With a series of hits that bundled gangster rhymes, weed talk, pop hooks, and slick production, Pittsburgh, Pennsylvania rapper Wiz Khalifa went from breakthrough single ("Black and Yellow") to feature film star (Mac and Devin Go to High School) in the short span of two years.
Along the way there were revered mixtapes, sports anthems, a friendship with West Coast legend Snoop Dogg, and the proliferation of his crew referencing Taylor Gang or Die T-shirts.
A military brat, Khalifa, whose real name is Cameron Thomaz, was born in 1987 in Minot, North Dakota. After his parents divorced when he was three, he lived in various places and military bases around the world. His first attempt at committing lyrics to paper was around age nine, and at 12 he was already recording and producing his own records in his father's Oklahoma studio. Settling in Pittsburgh during his high-school years, Khalifa laid down the groundwork for a solo career and kept busy recording music in a local studio, I.D. Labs. He stood out among the studio's regulars, prompting the I.D. Labs' staff to offer him free beats and recording time, plus bringing him to the attention of Benjy Grinberg, a former executive assistant to L.A. Reid at Arista Records who had started up a new independent label, Rostrum Records. Signed to Rostrum, Khalifa built a buzz in Pittsburgh with a few singles, but he began to draw ears nationally during his senior year in high school when his first mixtape, Prince of the City: Welcome to Pistolvania, dropped in early 2006. With the release of his independent full-length debut, Show and Prove, later that year, major publications, including Vibe, XXL, and Rolling Stone, featured profiles on the young rapper.
In summer 2007, Khalifa and Rostrum hopped on board with Warner and he cut his first major-label single, "Young'n on His Grind." The follow-up, "Say Yeah," climbed into the Top 20 of Billboard's Hot Rap Tracks that same year, but the relationship between Warner Bros. and Khalifa was taking a turn for the worse. Unable to come to an agreement on his debut album for the label, the rapper announced he was leaving Warner in 2009 and returning to Rostrum for the album Deal or No Deal.
The next year began with Khalifa appearing on the cover of XXL as one of the magazine’s Top Ten Freshmen, while The Source named him Rookie of the Year. In April his Kush & Orange Juice mixtape had received enough press that Atlantic took notice, signing the artist that same month, and in September, his first single for the label, the Pittsburgh Steelers tribute and Stargate production "Black and Yellow," appeared. As the NFL team progressed toward the playoffs, Khalifa's track became their unofficial anthem, and when the Green Bay Packers emerged as the team's opponent for the Super Bowl, Lil Wayne responded with the answer song "Green and Yellow." Khalifa's song topped the charts in February of 2011, while his debut Atlantic set, Rolling Papers, debuted at number two on the U.S. Billboard 200 chart a month later. Also arriving that same year was a feature film with Snoop Dogg, Mac and Devin Go to High School, along with its accompanying soundtrack.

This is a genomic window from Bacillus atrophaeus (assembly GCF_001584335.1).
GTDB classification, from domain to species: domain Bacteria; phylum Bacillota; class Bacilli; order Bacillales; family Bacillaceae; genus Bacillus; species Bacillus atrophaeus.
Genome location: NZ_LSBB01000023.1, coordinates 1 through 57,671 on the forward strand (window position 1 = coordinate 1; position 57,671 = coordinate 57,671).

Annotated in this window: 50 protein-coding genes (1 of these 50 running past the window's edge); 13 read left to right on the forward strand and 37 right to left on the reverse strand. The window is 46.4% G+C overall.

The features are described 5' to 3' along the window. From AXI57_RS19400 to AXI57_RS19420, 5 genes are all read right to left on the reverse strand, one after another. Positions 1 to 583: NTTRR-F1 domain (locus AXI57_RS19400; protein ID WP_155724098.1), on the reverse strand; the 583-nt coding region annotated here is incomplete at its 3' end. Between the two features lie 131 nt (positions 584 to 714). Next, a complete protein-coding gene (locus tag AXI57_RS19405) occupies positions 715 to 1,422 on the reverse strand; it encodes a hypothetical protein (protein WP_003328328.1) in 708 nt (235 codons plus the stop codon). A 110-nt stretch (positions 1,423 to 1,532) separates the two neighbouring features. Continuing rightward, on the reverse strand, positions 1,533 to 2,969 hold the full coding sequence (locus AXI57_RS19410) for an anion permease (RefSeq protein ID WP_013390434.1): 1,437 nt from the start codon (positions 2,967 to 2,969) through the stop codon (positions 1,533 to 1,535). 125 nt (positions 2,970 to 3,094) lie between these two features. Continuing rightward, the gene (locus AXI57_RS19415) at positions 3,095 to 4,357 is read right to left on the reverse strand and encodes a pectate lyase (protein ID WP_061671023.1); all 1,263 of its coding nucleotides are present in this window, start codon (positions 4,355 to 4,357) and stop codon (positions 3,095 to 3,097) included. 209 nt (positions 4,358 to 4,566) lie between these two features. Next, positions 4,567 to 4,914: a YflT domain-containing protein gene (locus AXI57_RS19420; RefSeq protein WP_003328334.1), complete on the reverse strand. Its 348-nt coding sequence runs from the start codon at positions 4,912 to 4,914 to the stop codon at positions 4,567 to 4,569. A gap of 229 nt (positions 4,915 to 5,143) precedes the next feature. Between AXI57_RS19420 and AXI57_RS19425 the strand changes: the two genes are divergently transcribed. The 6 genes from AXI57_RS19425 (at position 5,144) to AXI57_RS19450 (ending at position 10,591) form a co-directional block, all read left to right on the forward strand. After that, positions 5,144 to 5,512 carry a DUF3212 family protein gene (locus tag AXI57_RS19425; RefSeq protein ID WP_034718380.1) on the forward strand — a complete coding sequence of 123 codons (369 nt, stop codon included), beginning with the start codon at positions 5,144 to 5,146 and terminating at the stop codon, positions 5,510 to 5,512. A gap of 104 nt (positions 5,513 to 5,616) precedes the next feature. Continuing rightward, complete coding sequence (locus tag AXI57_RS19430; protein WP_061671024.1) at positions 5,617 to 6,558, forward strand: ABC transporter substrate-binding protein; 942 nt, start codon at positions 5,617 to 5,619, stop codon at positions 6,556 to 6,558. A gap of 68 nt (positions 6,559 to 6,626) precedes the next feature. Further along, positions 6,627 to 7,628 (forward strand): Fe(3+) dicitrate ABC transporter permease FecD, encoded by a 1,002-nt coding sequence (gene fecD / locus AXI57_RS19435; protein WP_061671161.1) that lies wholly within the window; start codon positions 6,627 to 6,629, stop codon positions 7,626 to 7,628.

Two mixtapes, Taylor Allderdice and Still Blazin', landed in 2012, and in early December his fourth album, O.N.I.F.C., was released, featuring a return appearance by production team Stargate, this time working with Benny Blanco on the album's first single, "Work Hard, Play Hard." Khalifa explained in interviews that the acronym title O.N.I.F.C. stood for "Only Nigga in First Class," inspired by by the album H.N.I.C. by Prodigy of Mobb Deep. Clean copies saw the abbreviation standing for "One Night in First Class." In April 2013, he released his collaboration EP Live in Concert with Curren$y, and this featured seven new songs. Shortly afterward, he announced details of a fifth studio album, entitled Blacc Hollywood, which was released in August of 2014. The mixtape 28 Gramms -- designed to act as a primer for the album -- almost saw a delay when Khalifa was arrested for marijuana possession the day before its release that May. However, he was freed within a matter of hours and the mixtape's online stream went ahead as planned. ~ Cyril Cordor, Rovi